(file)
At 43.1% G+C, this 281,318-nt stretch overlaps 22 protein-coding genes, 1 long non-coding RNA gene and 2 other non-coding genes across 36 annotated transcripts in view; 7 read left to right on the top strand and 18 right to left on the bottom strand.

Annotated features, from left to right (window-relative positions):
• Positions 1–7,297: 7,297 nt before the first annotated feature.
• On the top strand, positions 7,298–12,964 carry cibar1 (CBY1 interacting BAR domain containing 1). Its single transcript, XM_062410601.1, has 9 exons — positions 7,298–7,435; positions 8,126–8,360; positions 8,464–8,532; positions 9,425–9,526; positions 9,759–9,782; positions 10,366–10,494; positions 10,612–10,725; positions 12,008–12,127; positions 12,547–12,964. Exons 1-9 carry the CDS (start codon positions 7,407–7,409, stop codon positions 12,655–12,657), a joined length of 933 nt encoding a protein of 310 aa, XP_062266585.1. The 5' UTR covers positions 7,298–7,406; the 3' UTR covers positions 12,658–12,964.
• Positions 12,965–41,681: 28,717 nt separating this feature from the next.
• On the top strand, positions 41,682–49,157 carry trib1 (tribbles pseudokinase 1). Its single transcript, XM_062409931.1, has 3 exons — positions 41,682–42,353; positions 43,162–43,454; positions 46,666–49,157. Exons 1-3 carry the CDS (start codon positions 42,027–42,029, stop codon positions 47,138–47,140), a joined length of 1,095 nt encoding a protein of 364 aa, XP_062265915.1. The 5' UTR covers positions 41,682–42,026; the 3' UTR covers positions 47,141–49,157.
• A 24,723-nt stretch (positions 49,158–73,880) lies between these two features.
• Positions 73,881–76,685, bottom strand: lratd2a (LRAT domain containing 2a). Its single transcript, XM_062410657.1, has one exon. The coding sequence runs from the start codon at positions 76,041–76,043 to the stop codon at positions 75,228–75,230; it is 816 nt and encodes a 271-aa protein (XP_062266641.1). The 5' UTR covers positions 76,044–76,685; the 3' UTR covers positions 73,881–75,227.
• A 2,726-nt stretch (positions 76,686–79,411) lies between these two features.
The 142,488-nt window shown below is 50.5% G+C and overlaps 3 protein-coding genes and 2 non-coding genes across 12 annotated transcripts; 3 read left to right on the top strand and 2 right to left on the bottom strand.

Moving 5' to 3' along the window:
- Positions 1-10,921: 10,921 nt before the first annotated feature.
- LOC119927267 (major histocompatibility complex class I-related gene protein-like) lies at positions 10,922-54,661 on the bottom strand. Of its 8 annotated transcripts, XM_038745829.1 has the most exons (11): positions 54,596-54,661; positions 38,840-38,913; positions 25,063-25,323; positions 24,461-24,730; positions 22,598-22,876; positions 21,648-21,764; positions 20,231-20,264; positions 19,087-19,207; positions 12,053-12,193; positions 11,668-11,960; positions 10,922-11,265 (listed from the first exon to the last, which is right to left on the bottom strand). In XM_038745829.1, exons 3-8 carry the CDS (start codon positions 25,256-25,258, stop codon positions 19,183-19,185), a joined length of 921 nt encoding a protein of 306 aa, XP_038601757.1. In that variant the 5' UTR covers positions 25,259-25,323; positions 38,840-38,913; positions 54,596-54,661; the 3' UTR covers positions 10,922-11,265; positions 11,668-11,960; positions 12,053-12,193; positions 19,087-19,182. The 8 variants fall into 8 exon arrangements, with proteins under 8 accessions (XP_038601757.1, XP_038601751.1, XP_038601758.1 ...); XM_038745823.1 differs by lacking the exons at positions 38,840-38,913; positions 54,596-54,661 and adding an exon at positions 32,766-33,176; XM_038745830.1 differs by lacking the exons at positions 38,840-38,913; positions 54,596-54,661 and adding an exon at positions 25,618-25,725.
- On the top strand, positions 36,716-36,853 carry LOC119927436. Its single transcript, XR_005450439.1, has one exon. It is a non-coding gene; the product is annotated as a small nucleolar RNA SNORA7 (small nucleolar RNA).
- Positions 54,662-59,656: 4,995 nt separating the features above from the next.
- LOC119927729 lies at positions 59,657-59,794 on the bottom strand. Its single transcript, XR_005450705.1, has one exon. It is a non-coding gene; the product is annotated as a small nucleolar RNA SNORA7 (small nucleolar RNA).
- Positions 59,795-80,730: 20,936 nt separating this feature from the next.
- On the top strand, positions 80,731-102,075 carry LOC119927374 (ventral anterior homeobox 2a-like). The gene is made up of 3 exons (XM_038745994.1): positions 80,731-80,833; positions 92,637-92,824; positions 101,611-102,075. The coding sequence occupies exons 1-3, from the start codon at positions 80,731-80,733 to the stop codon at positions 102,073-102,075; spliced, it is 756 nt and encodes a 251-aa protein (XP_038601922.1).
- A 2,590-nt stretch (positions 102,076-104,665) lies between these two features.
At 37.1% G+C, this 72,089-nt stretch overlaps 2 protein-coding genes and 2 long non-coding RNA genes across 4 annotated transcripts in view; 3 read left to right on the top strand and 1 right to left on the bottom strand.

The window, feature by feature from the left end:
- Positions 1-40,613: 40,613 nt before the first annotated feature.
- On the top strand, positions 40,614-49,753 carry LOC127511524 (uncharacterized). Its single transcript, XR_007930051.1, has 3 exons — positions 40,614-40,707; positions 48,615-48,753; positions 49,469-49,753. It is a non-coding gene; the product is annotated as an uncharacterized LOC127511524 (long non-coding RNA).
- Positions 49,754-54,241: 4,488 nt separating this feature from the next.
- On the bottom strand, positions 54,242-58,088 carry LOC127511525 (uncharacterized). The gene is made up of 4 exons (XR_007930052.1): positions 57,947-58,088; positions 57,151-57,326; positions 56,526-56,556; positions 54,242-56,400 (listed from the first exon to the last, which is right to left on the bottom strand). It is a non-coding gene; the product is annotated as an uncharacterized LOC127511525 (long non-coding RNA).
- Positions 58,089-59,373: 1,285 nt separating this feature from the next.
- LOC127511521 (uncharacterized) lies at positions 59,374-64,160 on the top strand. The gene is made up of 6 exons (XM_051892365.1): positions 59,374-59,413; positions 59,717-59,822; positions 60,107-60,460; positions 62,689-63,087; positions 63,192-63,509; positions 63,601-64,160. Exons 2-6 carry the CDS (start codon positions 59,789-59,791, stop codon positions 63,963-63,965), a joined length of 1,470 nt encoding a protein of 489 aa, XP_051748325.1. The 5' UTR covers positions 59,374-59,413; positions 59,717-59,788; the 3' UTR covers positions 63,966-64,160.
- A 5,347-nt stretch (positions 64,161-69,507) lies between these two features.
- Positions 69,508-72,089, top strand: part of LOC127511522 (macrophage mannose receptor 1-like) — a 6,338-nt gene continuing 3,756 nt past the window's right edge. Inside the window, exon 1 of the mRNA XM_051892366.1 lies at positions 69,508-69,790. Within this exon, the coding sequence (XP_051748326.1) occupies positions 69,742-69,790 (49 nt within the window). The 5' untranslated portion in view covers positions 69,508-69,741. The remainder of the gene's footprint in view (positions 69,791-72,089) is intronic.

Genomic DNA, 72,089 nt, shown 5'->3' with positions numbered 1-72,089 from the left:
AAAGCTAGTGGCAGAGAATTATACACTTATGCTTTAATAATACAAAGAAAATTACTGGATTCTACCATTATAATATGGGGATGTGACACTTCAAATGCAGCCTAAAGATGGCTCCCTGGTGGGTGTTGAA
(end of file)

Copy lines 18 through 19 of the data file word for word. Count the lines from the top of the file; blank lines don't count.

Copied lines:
- On the top strand, positions 80,731-102,075 carry LOC119927374 (ventral anterior homeobox 2a-like). The gene is made up of 3 exons (XM_038745994.1): positions 80,731-80,833; positions 92,637-92,824; positions 101,611-102,075. The coding sequence occupies exons 1-3, from the start codon at positions 80,731-80,733 to the stop codon at positions 102,073-102,075; spliced, it is 756 nt and encodes a 251-aa protein (XP_038601922.1).
- A 2,590-nt stretch (positions 102,076-104,665) lies between these two features.